A charm all her own
By PJ Martin
Office/News Reporter, Metcalfe Division
“I could tell you a lot of stories,” laughed Bedie Smith. Considering Ms. Bedie is 95 years young, she probably could.
Bedie is a resident at the Metcalfe Healthcare Center and is so well loved that many of the staff call her “Ma.” One staff member remarked that Bedie has adopted everyone that works there.
Born, Bedie Bell Jobe, she married Edgar Smith on July 6, 1942, at 19 years of age. He was 24. A few short weeks later they moved to Chicago, Illinois to find work. “There wasn’t any work around here at the time,” she explained. “You had to move.”
Both found jobs in a factory that she calls ‘The Cracker Jack Factory.’ Bedie explained how Edgar worked in the basement cooking the sugar that was transported over and put in the cracker jacks while she worked upstairs packing marshmallows by hand. “We could eat all the marshmallows we wanted!”
When asked if she ever ate enough marshmallows to get sick of them, she replied “no” and giggled just a bit.
“Every morning we would catch the streetcar and go to work. It was 7 cents there and 7 cents back.” She also recalls never having to lock the front door when they left for work.
After several years in Chicago, they saved enough money to buy a little place of their own back in Metcalfe County. They bought the Scott McFarland place near Cork for $6,000 and lived there for the next 50+ years.
Listening to her talk about their farm, you can tell she has many a happy memory of her and her husband, raising a big garden, milking cows, and later raising Black Angus cattle. She recalled that Edgar planted an orchard when they first moved in, “We had apple trees, peach trees, and other kinds too.”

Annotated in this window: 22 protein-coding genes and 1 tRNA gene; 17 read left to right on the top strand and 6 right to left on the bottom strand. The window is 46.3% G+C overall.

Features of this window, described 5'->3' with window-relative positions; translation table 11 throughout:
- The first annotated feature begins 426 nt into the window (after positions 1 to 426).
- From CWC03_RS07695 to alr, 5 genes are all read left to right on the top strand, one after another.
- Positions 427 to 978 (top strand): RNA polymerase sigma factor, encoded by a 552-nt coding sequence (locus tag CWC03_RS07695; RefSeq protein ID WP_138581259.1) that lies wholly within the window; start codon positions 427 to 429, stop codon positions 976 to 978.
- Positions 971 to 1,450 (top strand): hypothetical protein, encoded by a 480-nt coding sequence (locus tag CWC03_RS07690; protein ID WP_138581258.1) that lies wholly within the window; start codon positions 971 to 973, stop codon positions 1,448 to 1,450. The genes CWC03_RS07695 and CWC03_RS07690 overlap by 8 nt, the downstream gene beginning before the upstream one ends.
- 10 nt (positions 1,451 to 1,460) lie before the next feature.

Sadly, she lost her beloved husband Edgar in 2012 at the age of 94. “We liked one week being married 70 years.” The two spent several years together at MHCC before his passing.
According to Bedie, her biggest past time has been reading the Bible. “I’ve read the Bible through 4 or 5 times,” she proudly exclaims. Some of the staff got together and gave her a large print Bible as a gift, which she lovingly shows to everyone.
Another hobby, that she is quite well known for, is making beaded jewelry. She has made over 100 necklaces and several bracelets for the church which were taken to people in Honduras and Haiti. Over the years she has gifted her jewelry to the other residents, the staff, and about anyone she meets.
The years and an eye disease has claimed a lot of Bedie’s sight and she can no longer read and make her jewelry, but that hasn’t dimmed her lovable personality one bit.
When asked what she would like to say to anyone reading this article, Ms. Bedie replied, “Tell everyone to stop by and see me.”